support Toy
author AP date 30/11/13 venue Falconer Salen, Frederiksberg, DEN

Despite counting myself a devout fan of the band since stumbling across "Sleeping With Ghosts" ten years ago, opportunities to watch Placebo live have somehow managed to elude me thus far (which is baffling, considering the band has played in Denmark numerous times since, including at Roskilde Festival during one of the years that I was in attendance). Things have been rather quiet for the trio for the past 4 years, and I must confess they'd vanished off my playlists after 2009's "Battle for the Sun". But then, rather out of the blue, Placebo unleashed their seventh studio album upon us this year, and in conjunction with that, decided to hit the road again - a tour, which thankfully included a stop in Copenhagen, providing me with a long due chance to watch them live at last.

Photos courtesy of Jill Weitmann Decome


First, however, a support band needs to be endured, in the form of London, England born Toy, who describe themselves as an amalgam of indie and psychedelic rock and have all the aesthetics of people who spend their freetime in Shoreditch. In truth, whilst bits of psychedelic are certainly audible in the mix, Toy are best described as an archetypical British indie band, with a contrived style and sound, and an obnoxious look of self-satisfaction at how immeasurably cool they fancy themselves to be. The music consists primarily of repetitive guitar and bass lines, and although opener "Left Myself Behind" has a certain degree of pull by virtue of a good, energetic drive, vocalist/guitarist Tom Dougall's singing is so bland - the kind of subdued, indifferent voice with neither highs nor lows that is so symptomatic of contemporary, anonymous British hipster rock - and the collective's presence on stage so static and disinterested (with the exception of the somewhat livelier drummer, the four remaining members are much too comfortably standing in sullen stillness with their mid-length haircuts obscuring their faces), that Toy's set quickly becomes one of those you're at pains to find much to say about, positive or negative. In the band's merit, it must be confessed that they've managed to stitch together at least a vaguely compelling light show, and when the psychedelic touches do eventually manifest themselves through lengthy, droning instrumental jams, so, too, do the highlights of their performance tonight emerge.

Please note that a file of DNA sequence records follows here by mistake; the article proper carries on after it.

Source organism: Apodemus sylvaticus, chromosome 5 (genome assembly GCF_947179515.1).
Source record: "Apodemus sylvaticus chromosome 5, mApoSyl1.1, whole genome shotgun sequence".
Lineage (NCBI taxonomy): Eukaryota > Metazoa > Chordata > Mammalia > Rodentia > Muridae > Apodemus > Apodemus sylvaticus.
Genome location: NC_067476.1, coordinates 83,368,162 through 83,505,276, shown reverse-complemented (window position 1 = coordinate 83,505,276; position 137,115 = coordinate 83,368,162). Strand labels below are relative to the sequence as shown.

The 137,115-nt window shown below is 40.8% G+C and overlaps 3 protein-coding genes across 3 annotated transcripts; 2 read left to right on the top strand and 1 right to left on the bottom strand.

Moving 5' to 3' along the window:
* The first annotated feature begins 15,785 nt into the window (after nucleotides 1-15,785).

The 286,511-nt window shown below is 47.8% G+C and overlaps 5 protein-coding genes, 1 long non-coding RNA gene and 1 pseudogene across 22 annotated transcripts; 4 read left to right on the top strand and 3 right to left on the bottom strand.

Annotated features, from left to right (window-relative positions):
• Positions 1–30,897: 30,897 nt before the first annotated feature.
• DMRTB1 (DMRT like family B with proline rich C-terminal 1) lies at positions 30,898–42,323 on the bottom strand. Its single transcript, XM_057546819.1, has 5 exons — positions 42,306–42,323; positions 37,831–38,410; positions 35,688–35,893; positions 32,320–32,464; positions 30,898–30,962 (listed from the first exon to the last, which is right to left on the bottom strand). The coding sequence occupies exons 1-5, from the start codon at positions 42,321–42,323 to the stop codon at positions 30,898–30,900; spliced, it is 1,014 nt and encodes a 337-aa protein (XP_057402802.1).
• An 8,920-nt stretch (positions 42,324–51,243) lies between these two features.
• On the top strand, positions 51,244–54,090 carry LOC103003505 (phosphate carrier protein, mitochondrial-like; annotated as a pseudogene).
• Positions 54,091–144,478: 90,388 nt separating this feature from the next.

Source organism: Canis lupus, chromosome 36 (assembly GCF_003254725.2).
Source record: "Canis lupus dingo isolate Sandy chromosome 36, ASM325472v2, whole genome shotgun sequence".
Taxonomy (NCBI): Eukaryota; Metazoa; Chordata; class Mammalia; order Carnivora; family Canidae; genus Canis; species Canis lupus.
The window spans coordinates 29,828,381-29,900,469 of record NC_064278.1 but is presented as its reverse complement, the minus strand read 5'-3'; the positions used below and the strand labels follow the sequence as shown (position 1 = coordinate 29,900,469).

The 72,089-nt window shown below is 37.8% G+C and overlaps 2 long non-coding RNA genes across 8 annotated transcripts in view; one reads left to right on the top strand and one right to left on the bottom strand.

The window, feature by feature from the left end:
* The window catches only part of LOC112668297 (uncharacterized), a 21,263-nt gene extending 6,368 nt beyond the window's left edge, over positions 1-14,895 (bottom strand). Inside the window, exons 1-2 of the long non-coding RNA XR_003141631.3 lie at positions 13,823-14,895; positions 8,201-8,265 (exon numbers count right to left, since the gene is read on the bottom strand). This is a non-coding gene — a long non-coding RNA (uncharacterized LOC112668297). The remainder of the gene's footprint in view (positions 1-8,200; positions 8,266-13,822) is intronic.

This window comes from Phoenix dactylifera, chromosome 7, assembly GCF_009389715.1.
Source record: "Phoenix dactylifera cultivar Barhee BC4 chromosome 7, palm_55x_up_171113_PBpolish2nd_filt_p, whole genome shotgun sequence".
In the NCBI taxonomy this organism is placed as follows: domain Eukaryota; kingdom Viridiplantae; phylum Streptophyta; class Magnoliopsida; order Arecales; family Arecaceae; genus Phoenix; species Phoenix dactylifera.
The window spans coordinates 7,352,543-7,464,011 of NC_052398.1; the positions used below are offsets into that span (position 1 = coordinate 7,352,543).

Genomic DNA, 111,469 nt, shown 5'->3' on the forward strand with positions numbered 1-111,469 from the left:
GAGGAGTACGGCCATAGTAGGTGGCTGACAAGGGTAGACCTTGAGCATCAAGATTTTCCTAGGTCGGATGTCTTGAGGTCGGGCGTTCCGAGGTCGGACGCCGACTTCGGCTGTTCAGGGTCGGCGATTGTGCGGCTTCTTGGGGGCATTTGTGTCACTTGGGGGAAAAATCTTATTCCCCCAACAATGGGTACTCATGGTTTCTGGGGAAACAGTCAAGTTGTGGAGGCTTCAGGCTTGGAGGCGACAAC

The first notion to impress itself upon me once Brian Molko, Stefan Olsdal and Steve Forrest arrive on stage to perform "B3" before a now-packed venue, is that there is considerably more bombast to the trio live vis-à-vis on record. Undoubtedly the expansion of the line-up to include the three session musicians Bill Lloyd (bass guitar, keyboards & piano), Fiona Brice (violin, tambourine, theremin, keyboards & backing vocals) and Nick Gavrilovic (guitar, lap steel guitar, keyboards & backing vocals) plays a significant role in the matter, but be that as it may, it is a welcome touch to a band so renowned for their muted, introverted expression. More good news arrive with the realisation that in stark contrast with the tour-worn Queens of the Stone Age the day before, Placebo look to be in a dazzling mood, and spare no energy in dispensing their enthusiasm. The first two songs, completed by "For What It's Worth", sound magnificently heavy, and are delivered with awesome energy, riling up what appears initially to be a rather anxious audience (it's been a while, who can blame them for not trusting whole-heartedly in Placebo's ability to still deliver?).